Limiting what contractors can do on the network

How can you limit contractors' access to confidential data on your networks, while letting them get on with their jobs?

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Question: We have contractors perform a number of critical services, such as managing our IBM blade servers. These staff have to be on the LAN, and they're long-time contractors, so trust levels run pretty high, but I know they shouldn't be able to go everywhere on the LAN. How can I limit their access while still letting them do their jobs, and most important, not making them feel like I don't trust them?

Contractors definitely represent a unique security challenge. Unlike typical guests, who are there for just a short time and need only Internet access, contractors - especially long-term contractors - are much closer to employee status.

The problem, of course, is that they're not employees. So for regulatory reasons, or for just common sense reasons, you can't give them wide-open access to your entire enterprise network. Yet in nearly all cases, they have to be on your LAN to do their jobs.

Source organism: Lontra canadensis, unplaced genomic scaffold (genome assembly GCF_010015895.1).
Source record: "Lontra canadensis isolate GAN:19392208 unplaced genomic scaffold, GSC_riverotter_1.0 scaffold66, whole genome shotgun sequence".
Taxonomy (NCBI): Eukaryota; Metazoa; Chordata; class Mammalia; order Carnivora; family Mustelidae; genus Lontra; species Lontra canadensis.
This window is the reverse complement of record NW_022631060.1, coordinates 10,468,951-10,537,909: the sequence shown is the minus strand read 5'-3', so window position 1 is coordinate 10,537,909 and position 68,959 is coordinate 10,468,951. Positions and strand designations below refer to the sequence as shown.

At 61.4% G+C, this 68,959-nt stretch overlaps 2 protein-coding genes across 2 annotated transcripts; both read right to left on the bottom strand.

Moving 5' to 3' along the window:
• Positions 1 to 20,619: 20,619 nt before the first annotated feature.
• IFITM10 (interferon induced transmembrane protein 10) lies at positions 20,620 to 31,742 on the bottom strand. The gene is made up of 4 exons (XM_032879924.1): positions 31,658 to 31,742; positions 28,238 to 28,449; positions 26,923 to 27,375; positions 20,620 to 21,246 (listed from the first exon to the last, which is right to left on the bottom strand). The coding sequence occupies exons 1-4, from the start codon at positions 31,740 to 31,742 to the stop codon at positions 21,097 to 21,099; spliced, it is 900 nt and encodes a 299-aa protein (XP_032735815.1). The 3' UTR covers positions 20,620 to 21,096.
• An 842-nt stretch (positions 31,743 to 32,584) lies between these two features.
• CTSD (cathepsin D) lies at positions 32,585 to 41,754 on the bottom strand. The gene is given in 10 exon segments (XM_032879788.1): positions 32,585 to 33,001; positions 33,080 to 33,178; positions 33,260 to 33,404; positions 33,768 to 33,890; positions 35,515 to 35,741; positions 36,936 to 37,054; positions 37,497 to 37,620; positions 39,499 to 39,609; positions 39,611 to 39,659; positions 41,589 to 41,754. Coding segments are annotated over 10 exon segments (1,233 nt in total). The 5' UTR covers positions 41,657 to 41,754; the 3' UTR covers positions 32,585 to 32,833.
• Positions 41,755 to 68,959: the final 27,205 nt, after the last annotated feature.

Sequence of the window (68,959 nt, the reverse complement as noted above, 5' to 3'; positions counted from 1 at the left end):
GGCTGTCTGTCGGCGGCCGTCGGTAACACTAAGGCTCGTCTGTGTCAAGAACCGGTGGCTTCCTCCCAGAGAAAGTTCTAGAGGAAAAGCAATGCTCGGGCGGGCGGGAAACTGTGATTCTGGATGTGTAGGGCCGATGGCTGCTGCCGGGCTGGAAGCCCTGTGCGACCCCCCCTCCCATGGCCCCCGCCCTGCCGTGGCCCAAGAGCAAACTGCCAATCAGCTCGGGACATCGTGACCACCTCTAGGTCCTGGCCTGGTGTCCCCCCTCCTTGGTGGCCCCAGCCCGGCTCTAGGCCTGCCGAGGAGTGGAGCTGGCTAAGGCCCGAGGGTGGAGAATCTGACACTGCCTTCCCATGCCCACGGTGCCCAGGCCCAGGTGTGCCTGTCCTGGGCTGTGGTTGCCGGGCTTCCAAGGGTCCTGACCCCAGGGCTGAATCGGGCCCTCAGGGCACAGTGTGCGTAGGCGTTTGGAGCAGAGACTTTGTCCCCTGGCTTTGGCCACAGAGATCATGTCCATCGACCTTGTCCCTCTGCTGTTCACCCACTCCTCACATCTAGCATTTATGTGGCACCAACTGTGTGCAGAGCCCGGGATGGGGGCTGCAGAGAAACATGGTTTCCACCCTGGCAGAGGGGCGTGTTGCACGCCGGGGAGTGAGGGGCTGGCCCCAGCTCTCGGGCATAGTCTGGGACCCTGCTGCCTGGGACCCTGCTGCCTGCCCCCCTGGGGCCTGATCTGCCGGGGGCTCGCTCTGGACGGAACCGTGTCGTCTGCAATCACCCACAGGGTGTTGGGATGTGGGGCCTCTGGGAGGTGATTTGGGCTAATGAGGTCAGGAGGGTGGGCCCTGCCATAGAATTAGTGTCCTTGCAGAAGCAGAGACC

In my industry, auditors are a great example - they need to access several financial systems, and they're on site for as long as a month at a time. In hospitals, the service technicians that come in to work on the x-ray machines and other medical devices are a great example of this issue. Similarly, lots of companies have outsourced portions of their IT functions, such as managing blade servers. Very often, those third-party contractors end up at your facility for years, with a company business card, desk and email address.

But it's not appropriate for these workers to be able to access your company's source code or other intellectual property, your financial data (unless they're the auditors), or future product plans. Often, these workers move from company to company within the same industry, so their ability to relay information to a very interested competitor isn't hard to fathom.

To limit contractor access, I relied on the trusty network segmentation tools of virtual LANs (VLANs) and access control lists (ACLs) for years. But ultimately, the problems with this approach forced me to look for more automated tools.

First, the staff time needed to set up and maintain VLANs and ACLs just got out of hand. Any time there's a move, or a new contractor joins the group, IT needs to ensure these settings are up to date. Having the logical separation essentially hard-wired into the physical design adds a lot of complexity.

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